They say it takes a village to raise a child, and these words couldn't ring more true in this hectic world we live in.
Los Altos District schools do more than teach academics; educators rely on specialty programs and the assistance of parents and caregivers to help teach the whole child and build self-esteem and awareness. One program that has had a huge impact on the district and has worked to build tolerance and responsibility in students is Project Cornerstone.
According to the district website, Project Cornerstone's School Partnerships program empowers all members of the school community—students, parents and caregivers, teachers and staff—to reduce bullying, promote achievement and help all students feel valued and respected.
All seven LASD elementary schools have adopted the Project Cornerstone, which utilizes programs such as Expect Respect, ABC Readers and Take It Personally Asset Champion Training. Schools that participate in the YMCA Initiative program show improved academic achievement, fewer behavior referrals and more students reporting a positive and caring school climate.
To empower students to combat bullying and peer abuse, Project Cornerstone developed the Expect Respect program. Expect Respect helps students from different social groups work together to find common ground and create a “new normal” for their school where all students are accepted and supported by their peers.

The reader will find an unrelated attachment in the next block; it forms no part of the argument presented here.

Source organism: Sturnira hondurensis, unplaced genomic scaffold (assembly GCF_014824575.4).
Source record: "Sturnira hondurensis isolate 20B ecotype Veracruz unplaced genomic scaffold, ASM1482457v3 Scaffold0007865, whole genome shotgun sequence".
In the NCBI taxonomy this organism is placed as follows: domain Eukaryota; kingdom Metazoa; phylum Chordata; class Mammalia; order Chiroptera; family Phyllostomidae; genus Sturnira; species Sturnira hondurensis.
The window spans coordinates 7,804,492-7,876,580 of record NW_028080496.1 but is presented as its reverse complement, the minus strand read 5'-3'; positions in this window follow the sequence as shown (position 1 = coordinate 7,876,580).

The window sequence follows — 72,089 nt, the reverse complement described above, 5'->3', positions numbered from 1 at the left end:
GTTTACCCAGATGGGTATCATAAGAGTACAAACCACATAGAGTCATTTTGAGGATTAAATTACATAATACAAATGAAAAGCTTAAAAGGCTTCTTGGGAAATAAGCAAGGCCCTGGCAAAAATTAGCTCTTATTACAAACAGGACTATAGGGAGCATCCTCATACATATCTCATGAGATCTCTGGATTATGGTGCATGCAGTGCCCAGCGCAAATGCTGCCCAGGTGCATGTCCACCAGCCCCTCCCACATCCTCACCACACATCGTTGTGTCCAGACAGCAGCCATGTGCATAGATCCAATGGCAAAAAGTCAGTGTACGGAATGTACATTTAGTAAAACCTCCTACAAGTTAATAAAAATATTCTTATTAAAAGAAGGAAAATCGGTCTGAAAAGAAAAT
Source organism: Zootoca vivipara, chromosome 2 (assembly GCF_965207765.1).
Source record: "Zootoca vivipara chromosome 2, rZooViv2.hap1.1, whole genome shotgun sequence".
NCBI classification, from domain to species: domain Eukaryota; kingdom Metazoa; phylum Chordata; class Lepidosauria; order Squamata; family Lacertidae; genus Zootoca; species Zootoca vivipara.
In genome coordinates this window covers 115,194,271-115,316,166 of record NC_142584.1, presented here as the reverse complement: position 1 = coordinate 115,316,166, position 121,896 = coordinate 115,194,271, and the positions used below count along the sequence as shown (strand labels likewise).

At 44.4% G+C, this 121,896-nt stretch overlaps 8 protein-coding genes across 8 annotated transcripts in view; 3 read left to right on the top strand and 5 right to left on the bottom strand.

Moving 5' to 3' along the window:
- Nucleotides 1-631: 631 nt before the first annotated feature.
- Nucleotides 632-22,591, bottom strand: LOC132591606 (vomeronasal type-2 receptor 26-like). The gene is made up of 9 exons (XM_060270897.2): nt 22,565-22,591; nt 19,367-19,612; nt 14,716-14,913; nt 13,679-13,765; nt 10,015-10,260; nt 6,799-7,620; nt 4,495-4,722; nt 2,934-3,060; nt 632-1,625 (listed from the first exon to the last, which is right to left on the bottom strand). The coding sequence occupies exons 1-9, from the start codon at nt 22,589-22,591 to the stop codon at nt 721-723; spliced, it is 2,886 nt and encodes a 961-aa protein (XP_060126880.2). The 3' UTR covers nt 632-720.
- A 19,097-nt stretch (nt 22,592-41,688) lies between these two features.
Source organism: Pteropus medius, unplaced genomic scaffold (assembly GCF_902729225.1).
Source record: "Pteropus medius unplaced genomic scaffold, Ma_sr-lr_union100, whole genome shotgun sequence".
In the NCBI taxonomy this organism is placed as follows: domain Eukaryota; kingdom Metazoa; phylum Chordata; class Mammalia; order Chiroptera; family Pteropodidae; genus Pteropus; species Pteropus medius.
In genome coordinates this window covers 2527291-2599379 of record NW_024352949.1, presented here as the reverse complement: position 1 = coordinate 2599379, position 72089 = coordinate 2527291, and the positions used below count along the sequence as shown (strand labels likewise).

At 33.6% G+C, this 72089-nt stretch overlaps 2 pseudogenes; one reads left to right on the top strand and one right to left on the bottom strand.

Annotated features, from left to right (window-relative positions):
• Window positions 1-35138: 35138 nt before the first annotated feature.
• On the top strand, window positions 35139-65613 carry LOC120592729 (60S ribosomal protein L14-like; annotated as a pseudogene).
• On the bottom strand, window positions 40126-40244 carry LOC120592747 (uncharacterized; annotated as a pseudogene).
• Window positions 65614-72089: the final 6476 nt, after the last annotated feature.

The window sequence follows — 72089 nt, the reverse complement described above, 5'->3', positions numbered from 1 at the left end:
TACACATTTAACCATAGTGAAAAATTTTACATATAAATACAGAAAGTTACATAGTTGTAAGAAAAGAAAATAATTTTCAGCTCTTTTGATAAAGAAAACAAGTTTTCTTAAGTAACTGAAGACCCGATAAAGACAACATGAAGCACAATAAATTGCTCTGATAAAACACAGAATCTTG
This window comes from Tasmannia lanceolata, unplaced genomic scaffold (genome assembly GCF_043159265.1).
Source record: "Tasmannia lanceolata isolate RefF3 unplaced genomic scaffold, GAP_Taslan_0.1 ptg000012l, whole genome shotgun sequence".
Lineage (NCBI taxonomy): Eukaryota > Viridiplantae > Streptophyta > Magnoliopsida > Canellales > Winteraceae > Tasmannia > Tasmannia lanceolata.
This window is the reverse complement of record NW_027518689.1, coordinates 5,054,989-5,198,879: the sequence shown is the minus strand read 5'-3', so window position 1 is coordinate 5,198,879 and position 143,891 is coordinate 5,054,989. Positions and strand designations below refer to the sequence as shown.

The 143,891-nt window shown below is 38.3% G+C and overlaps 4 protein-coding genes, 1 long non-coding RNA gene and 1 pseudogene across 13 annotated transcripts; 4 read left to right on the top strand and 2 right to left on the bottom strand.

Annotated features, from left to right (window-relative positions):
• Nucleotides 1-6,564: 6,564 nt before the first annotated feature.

In Expect Respect, a group of students learn about bullying’s serious consequences, how to identify bullying behavior and how to effectively STAND UP to bullies. Then, the team identifies the kinds of bullying that take place at their school and creates an action plan to stop bullying and improve the overall school climate. Project Cornerstone provides follow-up support and coaching throughout the year to students and faculty advisors to help ensure that the school's action plan is fully implemented.
ABC is Project Cornerstone’s parent volunteer program whereby adults come read relevant texts to students so they can recognize bullying behavior and identify social issues they may come across at school. Throughout the year, more than 2,900 adults read to 38,000+ kids in 127 schools. Volunteers promote positive youth development by reading a specially selected children’s book each month and leading related activities and discussions in classrooms. The program’s goal is to help school communities create a common language about student respect and behavior expectations among all members of the school community.
Educators and volunteers are trained in workshops on best ways to create a positive school climate in which every student feels valued. Participants are encouraged to continue meeting after the formal sessions end to support each other’s efforts and work together to create new opportunities in their schools, neighborhoods, organizations or communities.
Project Cornerstone is like our modern-day village and thanks to the YMCA Initiative, parent volunteers and educators alike are helping our children learn that every person has a voice, every person has value, and that